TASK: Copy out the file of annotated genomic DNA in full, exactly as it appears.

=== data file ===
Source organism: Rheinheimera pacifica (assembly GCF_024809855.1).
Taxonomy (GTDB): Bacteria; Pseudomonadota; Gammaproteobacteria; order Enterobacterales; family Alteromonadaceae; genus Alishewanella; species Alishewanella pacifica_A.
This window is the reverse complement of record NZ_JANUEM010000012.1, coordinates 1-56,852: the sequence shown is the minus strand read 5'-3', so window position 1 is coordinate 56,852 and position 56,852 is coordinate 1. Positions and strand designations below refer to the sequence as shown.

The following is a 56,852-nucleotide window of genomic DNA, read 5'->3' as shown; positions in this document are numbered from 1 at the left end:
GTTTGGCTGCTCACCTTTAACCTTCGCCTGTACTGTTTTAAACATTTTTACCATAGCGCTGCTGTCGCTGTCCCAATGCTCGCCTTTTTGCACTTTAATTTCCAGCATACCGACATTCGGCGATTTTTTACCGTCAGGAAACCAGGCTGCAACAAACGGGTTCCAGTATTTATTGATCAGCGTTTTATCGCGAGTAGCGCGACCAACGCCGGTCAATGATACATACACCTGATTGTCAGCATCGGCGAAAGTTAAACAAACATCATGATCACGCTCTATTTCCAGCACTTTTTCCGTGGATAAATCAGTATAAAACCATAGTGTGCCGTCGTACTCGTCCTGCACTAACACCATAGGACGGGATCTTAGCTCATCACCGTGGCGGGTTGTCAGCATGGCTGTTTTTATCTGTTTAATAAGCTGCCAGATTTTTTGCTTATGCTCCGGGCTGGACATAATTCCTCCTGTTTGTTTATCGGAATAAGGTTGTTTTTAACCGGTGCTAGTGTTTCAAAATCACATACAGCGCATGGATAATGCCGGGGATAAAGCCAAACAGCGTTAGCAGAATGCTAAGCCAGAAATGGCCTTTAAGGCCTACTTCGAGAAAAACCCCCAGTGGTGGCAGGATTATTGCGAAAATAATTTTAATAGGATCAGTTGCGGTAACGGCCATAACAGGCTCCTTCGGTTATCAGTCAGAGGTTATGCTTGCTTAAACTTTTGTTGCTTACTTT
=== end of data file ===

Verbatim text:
Source organism: Rheinheimera pacifica (assembly GCF_024809855.1).
Taxonomy (GTDB): Bacteria; Pseudomonadota; Gammaproteobacteria; order Enterobacterales; family Alteromonadaceae; genus Alishewanella; species Alishewanella pacifica_A.
This window is the reverse complement of record NZ_JANUEM010000012.1, coordinates 1-56,852: the sequence shown is the minus strand read 5'-3', so window position 1 is coordinate 56,852 and position 56,852 is coordinate 1. Positions and strand designations below refer to the sequence as shown.

The following is a 56,852-nucleotide window of genomic DNA, read 5'->3' as shown; positions in this document are numbered from 1 at the left end:
GTTTGGCTGCTCACCTTTAACCTTCGCCTGTACTGTTTTAAACATTTTTACCATAGCGCTGCTGTCGCTGTCCCAATGCTCGCCTTTTTGCACTTTAATTTCCAGCATACCGACATTCGGCGATTTTTTACCGTCAGGAAACCAGGCTGCAACAAACGGGTTCCAGTATTTATTGATCAGCGTTTTATCGCGAGTAGCGCGACCAACGCCGGTCAATGATACATACACCTGATTGTCAGCATCGGCGAAAGTTAAACAAACATCATGATCACGCTCTATTTCCAGCACTTTTTCCGTGGATAAATCAGTATAAAACCATAGTGTGCCGTCGTACTCGTCCTGCACTAACACCATAGGACGGGATCTTAGCTCATCACCGTGGCGGGTTGTCAGCATGGCTGTTTTTATCTGTTTAATAAGCTGCCAGATTTTTTGCTTATGCTCCGGGCTGGACATAATTCCTCCTGTTTGTTTATCGGAATAAGGTTGTTTTTAACCGGTGCTAGTGTTTCAAAATCACATACAGCGCATGGATAATGCCGGGGATAAAGCCAAACAGCGTTAGCAGAATGCTAAGCCAGAAATGGCCTTTAAGGCCTACTTCGAGAAAAACCCCCAGTGGTGGCAGGATTATTGCGAAAATAATTTTAATAGGATCAGTTGCGGTAACGGCCATAACAGGCTCCTTCGGTTATCAGTCAGAGGTTATGCTTGCTTAAACTTTTGTTGCTTACTTT